Tuesday, June 15, 2010

10 minutes - just write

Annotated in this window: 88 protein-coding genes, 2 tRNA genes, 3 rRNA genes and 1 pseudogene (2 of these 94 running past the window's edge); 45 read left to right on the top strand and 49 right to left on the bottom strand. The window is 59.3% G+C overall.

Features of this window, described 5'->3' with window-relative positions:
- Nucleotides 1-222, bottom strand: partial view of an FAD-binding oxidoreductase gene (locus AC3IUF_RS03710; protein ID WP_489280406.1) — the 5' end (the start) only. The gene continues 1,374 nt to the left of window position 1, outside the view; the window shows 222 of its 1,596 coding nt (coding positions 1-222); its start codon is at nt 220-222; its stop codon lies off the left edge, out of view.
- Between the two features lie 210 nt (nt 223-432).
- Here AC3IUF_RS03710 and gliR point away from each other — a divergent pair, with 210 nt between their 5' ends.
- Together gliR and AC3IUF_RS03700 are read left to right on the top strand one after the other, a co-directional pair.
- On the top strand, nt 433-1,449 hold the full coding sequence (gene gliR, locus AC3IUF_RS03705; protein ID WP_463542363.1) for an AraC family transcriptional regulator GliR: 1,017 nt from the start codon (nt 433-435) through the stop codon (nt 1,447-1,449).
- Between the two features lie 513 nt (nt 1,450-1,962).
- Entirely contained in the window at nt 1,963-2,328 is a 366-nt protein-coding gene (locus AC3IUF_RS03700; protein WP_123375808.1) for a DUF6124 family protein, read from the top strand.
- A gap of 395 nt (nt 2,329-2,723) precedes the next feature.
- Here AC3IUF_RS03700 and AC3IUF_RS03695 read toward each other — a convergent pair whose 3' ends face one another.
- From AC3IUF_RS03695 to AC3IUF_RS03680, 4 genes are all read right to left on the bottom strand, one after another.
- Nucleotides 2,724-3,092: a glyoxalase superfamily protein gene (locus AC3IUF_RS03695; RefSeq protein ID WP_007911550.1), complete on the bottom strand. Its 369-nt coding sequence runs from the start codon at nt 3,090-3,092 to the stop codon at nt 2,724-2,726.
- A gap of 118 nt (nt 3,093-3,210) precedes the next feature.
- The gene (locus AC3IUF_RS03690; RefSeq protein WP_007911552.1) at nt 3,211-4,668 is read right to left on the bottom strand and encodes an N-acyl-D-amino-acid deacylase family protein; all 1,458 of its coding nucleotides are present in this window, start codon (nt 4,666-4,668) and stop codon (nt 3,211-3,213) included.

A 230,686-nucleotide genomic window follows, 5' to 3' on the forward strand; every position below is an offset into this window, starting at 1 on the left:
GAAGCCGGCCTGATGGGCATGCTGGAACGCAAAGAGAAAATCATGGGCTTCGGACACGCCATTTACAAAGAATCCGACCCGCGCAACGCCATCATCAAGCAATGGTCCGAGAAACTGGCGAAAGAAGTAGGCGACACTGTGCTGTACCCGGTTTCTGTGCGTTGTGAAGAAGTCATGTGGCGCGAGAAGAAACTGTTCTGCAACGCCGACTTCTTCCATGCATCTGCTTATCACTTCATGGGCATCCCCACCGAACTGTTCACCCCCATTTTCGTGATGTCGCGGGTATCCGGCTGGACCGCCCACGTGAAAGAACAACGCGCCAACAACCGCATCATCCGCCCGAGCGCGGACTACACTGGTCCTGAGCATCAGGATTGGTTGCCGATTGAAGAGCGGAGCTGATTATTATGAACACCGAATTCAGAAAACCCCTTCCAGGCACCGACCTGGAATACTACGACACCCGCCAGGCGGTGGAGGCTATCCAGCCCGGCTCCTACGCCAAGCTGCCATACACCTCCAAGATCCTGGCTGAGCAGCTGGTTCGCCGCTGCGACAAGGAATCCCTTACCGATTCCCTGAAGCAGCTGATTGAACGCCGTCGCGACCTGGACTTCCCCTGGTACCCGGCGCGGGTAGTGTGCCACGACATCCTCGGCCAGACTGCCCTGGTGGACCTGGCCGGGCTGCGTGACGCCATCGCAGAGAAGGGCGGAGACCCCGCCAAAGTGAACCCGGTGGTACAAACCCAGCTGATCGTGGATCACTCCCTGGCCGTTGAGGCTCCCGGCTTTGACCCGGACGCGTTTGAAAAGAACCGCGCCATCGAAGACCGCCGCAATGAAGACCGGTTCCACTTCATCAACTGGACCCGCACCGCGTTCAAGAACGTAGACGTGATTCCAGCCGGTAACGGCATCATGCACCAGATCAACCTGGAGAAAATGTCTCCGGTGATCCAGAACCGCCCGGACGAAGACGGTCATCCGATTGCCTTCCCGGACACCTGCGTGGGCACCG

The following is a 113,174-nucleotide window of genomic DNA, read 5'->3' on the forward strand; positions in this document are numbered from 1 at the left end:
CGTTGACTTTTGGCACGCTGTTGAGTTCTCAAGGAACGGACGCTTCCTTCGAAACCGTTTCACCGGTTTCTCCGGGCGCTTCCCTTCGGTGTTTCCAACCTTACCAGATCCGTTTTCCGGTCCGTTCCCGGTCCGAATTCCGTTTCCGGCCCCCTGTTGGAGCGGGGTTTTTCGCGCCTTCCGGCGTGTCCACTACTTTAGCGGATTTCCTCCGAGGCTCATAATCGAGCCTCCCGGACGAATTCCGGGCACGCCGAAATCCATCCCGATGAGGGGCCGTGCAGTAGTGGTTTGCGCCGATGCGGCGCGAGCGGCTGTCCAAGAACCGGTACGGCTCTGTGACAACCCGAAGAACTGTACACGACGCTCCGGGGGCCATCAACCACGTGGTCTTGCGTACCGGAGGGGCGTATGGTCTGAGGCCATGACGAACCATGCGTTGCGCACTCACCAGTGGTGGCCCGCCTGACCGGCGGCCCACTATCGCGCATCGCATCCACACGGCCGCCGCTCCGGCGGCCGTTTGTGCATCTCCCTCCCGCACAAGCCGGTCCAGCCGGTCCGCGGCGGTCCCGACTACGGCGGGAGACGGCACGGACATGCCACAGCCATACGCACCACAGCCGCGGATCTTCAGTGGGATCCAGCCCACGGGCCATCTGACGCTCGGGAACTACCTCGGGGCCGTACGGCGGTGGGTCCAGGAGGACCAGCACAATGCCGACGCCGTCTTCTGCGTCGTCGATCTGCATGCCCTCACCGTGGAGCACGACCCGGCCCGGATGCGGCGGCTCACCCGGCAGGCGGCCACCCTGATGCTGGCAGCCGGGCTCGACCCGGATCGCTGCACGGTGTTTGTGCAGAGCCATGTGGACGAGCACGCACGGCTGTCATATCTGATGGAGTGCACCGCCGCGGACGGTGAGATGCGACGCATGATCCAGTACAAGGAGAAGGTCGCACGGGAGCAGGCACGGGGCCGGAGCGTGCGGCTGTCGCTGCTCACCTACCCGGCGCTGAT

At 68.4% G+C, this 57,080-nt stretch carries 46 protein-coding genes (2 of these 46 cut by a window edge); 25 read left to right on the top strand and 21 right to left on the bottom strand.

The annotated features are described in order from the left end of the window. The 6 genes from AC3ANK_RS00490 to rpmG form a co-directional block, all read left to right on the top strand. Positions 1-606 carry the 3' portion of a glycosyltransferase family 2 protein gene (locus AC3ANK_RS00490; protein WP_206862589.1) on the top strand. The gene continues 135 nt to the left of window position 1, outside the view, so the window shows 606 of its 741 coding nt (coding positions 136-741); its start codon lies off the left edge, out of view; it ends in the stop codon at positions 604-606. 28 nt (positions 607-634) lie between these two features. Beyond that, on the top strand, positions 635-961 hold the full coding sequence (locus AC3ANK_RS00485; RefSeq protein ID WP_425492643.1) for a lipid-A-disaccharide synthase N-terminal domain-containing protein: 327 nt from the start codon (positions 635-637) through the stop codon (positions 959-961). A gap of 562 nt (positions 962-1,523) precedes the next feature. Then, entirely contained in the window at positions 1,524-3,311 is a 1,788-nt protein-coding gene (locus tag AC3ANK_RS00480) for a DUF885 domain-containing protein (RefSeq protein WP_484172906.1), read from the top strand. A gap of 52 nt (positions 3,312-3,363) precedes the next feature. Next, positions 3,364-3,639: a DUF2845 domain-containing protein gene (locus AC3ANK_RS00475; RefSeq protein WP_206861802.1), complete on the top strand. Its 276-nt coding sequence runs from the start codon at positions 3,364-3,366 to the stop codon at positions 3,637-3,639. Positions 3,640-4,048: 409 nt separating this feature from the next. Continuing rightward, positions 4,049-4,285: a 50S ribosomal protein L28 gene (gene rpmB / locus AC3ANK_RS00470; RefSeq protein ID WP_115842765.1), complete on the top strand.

it's so frustrating to know what it is that you need to do, but to feel completely unable to do it. like not eating so much sugar. i've been obsessing lately (again) about the size of my thighs, the width of my hips, the amount my tummy sticks out. i was reading a book about such things and trying to figure out where all of my unbeliveable (unbearable?) obsessing about this began. because i don't think it was always this way. but i think that i spent a lot of time with my grandma when i was young, and she was very accepting, and she liked food and baking and reading, and that's what i did with her, learned to love reading and baking and food. and then she died. and i looked around at the rest of my family. and they are a wonderful family. really really. i love them all dearly. but my mom, i don't ever remember her being happy or comfortable with her self or the way her body looked, even though she's a great mom and would take me on picnics and made me ribbon barrettes and recorded purple rain and edited out the naughty parts so i could watch it. but i don't remember her liking how she looked. and when i started to notice that my body was kind of becoming shaped like hers, what does that say about me? and then there are a whole gaggle of other people in my family who are not very accepting of differences or different body shapes or the concept of eating in general and are not afraid to let you know that they think you are too big or eat too much or dress frumpy. like my senior year prom night - i didn't go to prom but i went to see all my friends in the grand march. and when i got home to the family birthday party that was going on, i took a piece of cheesecake, fully intending to enjoy it. and a namelss relative said to me "well maybe if you didn't eat so much cheesecake you could go to the prom too." what am i supposed to do with that? and that's just one example. how am i supposed to come out of that with a half way decent body image at all? or even necessarily like myself much. and all the while i was learning to love reading and baking and food, other people were doing things that were apparently more acceptable, like playing baseball and stuff. so there was that, too, that i didn't seem to have much going on in that way. i mean, eventually i found that i loved to run, but that didn't come until later. actually probably too late, because i think maybe ideas about me - mine and others - were already formed and i was just going to be the chubby girl for all eternity. 10 minutes is up now.